machine learning – How to remove blurred background of images?
This particular problem isnt too difficult to solve. Its not as bad as it could be since theres only one foreground object which means we can solve it using simple methods. @Ceopees instinct of edge detection is the correct one since its the most obvious way that the foreground will differ from a blurry background.
I grayscaled the image and use a Canny edge detector. I didnt really tune it at all so we get a bunch of edges, but we only care about finding the edges of the leaves. Thankfully, we dont have to spend a bunch of time tuning it for each image since we only care about the biggest continuous edge.
I dilate the image to connect up nearby edges (canny gives 1 pixel wide lines which are easily disconnected) and then use findContours to get an outline of all of the white lines. I sort through and pick the biggest contour by area and use that one to create a mask.
The jaggedness of the mask bothers me so I do an opening operation (to cut off thin jaggies) followed by a median blur (to smooth out the edges).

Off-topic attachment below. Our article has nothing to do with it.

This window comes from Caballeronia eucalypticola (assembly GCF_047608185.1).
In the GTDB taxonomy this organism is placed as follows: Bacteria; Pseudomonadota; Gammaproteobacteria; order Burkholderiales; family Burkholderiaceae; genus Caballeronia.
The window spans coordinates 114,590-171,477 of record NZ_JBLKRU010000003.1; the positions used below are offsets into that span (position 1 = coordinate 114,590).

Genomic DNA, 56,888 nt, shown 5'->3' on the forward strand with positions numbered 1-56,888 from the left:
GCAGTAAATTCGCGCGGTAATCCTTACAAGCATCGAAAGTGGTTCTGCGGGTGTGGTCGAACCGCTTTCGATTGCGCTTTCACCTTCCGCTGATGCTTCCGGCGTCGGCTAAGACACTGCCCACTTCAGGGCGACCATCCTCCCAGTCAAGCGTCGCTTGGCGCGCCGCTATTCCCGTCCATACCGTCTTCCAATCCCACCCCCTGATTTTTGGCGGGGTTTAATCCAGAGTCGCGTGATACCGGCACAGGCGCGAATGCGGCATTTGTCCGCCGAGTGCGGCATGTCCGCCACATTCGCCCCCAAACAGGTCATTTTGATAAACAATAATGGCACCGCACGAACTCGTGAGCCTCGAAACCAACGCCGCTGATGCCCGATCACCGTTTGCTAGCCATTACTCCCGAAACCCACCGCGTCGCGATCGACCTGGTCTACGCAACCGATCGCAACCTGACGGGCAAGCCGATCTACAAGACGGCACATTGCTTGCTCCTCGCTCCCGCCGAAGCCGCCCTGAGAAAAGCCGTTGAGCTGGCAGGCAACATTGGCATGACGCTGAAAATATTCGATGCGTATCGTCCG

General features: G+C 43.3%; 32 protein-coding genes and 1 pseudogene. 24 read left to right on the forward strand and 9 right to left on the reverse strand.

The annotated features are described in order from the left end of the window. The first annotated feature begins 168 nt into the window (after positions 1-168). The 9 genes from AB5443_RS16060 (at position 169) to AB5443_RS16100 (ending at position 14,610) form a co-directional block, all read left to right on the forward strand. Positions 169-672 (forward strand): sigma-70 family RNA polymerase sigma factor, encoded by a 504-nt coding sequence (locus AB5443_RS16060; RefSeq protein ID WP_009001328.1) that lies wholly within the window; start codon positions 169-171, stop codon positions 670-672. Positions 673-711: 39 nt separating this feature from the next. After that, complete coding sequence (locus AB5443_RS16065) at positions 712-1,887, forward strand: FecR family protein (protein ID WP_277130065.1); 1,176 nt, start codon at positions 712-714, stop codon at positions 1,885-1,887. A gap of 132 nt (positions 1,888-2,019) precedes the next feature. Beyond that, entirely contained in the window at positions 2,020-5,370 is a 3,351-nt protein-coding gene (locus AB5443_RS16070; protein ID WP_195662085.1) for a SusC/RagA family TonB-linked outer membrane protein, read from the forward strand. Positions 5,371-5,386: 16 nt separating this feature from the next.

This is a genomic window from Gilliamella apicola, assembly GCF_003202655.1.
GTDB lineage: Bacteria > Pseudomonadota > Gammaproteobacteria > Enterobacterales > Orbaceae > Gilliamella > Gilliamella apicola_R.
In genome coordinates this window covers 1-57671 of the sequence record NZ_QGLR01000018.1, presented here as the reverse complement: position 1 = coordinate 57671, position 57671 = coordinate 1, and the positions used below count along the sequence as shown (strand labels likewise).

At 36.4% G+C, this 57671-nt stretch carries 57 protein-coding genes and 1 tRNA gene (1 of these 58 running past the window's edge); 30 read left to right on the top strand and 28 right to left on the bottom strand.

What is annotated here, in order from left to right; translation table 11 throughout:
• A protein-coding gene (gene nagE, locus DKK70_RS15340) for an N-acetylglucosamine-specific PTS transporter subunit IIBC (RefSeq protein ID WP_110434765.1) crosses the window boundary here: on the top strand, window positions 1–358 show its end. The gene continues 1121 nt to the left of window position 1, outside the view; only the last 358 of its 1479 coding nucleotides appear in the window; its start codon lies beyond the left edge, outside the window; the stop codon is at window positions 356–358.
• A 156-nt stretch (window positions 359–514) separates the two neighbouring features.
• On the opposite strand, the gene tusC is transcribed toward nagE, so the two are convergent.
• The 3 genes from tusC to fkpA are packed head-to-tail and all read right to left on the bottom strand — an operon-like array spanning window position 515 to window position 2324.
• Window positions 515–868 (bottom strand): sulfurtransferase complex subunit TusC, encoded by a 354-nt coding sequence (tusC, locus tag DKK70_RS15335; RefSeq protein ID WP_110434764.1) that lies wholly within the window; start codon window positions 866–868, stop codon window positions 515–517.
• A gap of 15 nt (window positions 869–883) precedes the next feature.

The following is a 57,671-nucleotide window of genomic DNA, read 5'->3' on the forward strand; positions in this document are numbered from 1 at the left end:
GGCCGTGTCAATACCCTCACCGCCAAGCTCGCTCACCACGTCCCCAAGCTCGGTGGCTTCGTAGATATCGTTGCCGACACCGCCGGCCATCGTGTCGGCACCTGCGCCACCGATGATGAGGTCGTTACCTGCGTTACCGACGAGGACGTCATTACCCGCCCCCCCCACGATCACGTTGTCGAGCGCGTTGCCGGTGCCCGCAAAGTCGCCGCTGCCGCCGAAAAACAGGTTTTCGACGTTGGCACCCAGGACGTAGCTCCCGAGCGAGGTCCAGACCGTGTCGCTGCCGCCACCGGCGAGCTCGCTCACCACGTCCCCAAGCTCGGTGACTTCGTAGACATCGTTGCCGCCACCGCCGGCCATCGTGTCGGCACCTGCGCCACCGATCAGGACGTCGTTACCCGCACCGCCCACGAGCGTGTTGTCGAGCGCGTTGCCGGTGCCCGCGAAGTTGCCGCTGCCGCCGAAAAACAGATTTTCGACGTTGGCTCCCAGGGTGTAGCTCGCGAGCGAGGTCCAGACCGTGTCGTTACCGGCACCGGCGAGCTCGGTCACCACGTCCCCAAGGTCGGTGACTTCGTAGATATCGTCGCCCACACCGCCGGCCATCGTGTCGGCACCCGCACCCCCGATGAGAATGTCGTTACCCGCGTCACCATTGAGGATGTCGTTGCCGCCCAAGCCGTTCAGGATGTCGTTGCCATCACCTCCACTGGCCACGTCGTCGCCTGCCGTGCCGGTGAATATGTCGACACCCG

Then all there is to do is use the mask to crop out the image and its done. (I had to change it to a jpg to make the 2mb limit so there might be some compression artifacts on here).
Heres the code (Note this is in OpenCV 3.4, if youre using a different major version then youll have to modify the findContours line)
import cv2 import numpy as np # load image img = cv2.imread(leaf.jpg); # grayscale gray = cv2.cvtColor(img, cv2.COLOR_BGR2GRAY); # canny canned = cv2.Canny(gray, 0, 100); # dilate to close holes in lines kernel = np.ones((3,3),np.uint8) mask = cv2.dilate(canned, kernel, iterations = 1); # find contours # Opencv 3.4, if using a different major version (4.0 or 2.0), remove the first underscore _, contours, _ = cv2.findContours(mask, cv2.RETR_TREE, cv2.CHAIN_APPROX_SIMPLE); # find the biggest contour biggest_cntr = None; biggest_area = 0; for contour in contours: area = cv2.contourArea(contour); if area > biggest_area: biggest_area = area; biggest_cntr = contour; # draw contours crop_mask = np.zeros_like(mask); cv2.drawContours(crop_mask, [biggest_cntr], -1, (255), -1); # opening + median blur to smooth jaggies crop_mask = cv2.erode(crop_mask, kernel, iterations = 5); crop_mask = cv2.dilate(crop_mask, kernel, iterations = 5); crop_mask = cv2.medianBlur(crop_mask, 21); # crop image crop = np.zeros_like(img); crop[crop_mask == 255] = img[crop_mask == 255]; # show cv2.imshow(leaf, img); cv2.imshow(gray, gray); cv2.imshow(canny, canned); cv2.imshow(mask, crop_mask); cv2.imshow(cropped, crop); cv2.waitKey(0);
If you want to generalize this to include multiple foreground objects you could filter the contours by size and reject contours smaller than a certain threshold.